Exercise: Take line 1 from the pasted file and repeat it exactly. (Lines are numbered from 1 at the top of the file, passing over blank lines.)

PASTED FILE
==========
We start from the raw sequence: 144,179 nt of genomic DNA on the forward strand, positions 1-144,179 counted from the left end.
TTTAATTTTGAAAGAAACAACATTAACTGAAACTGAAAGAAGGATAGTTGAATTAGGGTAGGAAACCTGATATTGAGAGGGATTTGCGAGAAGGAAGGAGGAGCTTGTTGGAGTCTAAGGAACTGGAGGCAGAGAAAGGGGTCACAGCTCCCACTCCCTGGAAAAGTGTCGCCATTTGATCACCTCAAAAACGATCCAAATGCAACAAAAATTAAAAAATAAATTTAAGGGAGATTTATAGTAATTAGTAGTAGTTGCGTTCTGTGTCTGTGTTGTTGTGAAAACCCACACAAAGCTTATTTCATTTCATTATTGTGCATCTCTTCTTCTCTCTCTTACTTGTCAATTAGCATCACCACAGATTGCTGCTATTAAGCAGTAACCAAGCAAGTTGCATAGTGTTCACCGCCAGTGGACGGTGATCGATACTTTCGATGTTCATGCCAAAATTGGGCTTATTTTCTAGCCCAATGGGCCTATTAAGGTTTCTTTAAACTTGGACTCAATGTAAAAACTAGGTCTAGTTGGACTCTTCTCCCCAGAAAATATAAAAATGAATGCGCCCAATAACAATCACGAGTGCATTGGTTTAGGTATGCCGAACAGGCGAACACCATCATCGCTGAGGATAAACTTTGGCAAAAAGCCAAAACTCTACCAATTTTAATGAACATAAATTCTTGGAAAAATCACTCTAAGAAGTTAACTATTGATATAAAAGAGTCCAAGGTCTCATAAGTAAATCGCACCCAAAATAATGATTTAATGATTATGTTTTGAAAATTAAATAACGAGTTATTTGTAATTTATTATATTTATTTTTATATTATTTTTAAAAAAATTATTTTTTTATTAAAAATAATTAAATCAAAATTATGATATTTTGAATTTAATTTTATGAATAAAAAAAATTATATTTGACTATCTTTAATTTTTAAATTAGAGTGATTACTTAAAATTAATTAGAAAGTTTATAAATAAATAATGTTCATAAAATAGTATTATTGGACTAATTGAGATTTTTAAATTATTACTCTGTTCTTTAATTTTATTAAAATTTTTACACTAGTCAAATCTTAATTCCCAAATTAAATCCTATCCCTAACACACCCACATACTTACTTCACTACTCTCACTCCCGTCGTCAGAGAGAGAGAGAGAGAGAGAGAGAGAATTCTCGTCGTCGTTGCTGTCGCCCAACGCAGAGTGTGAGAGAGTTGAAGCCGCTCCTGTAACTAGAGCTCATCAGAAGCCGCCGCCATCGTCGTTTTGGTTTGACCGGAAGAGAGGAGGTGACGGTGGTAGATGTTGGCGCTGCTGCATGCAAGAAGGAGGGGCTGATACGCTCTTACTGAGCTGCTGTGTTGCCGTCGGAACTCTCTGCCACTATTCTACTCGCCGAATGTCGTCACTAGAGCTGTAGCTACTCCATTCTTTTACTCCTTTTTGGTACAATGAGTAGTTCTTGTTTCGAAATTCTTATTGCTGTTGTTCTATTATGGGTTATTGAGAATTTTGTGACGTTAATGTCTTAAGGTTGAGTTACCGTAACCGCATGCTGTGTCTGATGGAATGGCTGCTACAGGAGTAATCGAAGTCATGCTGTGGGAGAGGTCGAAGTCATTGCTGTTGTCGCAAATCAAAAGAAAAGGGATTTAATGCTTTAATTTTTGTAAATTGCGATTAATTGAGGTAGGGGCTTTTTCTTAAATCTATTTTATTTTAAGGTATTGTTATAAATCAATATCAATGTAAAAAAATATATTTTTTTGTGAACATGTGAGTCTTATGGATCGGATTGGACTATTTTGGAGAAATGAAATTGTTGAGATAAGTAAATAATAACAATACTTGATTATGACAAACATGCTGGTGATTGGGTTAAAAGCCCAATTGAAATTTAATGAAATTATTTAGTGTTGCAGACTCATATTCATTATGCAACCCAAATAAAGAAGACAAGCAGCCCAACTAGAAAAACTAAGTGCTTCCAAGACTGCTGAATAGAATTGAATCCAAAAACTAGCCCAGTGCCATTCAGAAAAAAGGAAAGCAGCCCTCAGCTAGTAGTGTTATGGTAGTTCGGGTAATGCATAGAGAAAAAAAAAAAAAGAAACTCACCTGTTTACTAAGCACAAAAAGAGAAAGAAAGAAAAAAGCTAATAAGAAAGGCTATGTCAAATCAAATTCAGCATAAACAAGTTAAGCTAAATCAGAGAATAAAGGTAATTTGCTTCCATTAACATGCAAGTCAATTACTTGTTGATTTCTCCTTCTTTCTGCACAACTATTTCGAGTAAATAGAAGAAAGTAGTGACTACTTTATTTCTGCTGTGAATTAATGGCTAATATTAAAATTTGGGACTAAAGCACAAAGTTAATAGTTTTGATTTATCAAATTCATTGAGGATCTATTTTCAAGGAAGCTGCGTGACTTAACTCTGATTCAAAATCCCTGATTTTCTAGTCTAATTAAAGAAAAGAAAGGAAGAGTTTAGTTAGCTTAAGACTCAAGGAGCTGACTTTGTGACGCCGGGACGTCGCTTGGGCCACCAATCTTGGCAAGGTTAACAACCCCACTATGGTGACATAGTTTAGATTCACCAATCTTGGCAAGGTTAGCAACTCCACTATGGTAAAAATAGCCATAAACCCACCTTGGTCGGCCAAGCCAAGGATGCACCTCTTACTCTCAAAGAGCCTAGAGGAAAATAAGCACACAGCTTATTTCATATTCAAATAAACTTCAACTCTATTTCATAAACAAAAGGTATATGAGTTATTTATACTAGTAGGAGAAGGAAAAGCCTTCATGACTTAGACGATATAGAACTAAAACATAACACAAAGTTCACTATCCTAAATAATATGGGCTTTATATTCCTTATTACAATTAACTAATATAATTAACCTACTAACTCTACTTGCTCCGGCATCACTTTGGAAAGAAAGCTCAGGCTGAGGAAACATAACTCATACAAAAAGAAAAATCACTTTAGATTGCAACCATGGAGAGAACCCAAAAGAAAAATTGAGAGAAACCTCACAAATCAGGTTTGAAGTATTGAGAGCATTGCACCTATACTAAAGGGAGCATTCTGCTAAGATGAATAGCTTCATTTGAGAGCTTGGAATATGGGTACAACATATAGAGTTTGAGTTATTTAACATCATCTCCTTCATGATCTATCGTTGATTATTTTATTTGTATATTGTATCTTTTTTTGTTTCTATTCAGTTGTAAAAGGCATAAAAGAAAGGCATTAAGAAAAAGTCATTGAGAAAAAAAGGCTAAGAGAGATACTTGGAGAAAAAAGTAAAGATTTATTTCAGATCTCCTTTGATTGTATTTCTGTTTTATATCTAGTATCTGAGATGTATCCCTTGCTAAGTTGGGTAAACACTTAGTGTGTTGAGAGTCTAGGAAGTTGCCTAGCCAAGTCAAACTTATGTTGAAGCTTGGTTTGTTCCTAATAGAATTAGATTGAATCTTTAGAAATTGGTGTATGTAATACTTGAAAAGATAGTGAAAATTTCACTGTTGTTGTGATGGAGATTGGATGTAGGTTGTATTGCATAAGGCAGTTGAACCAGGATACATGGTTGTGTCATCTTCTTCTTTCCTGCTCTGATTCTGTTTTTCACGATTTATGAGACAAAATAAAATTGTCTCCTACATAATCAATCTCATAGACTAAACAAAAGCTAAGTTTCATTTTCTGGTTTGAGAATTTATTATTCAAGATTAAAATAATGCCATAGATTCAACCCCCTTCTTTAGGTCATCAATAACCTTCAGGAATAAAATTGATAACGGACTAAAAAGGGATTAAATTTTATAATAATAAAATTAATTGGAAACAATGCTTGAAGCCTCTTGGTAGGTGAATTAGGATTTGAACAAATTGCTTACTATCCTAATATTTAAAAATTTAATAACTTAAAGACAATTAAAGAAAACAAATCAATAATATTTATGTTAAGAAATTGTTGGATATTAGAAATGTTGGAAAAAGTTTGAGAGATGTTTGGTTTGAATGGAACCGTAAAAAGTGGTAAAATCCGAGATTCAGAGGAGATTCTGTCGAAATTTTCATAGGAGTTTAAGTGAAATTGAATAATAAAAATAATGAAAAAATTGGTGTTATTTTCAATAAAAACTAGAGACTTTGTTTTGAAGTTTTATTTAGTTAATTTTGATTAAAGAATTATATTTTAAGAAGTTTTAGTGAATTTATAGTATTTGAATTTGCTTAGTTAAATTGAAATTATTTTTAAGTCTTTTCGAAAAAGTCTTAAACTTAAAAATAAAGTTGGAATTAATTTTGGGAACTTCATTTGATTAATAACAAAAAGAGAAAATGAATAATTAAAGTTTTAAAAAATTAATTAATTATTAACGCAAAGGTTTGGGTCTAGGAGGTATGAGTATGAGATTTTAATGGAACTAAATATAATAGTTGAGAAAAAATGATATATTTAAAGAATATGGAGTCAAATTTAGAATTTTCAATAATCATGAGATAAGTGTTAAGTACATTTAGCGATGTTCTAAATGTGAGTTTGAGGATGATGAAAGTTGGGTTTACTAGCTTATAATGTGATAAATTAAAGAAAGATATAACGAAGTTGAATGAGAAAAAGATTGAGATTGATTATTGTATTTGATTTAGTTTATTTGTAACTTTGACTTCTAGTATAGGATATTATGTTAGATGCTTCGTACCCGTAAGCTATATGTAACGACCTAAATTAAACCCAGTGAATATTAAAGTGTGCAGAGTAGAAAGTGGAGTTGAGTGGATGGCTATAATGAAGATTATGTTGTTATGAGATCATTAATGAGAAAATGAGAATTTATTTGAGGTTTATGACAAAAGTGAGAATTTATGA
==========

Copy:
We start from the raw sequence: 144,179 nt of genomic DNA on the forward strand, positions 1-144,179 counted from the left end.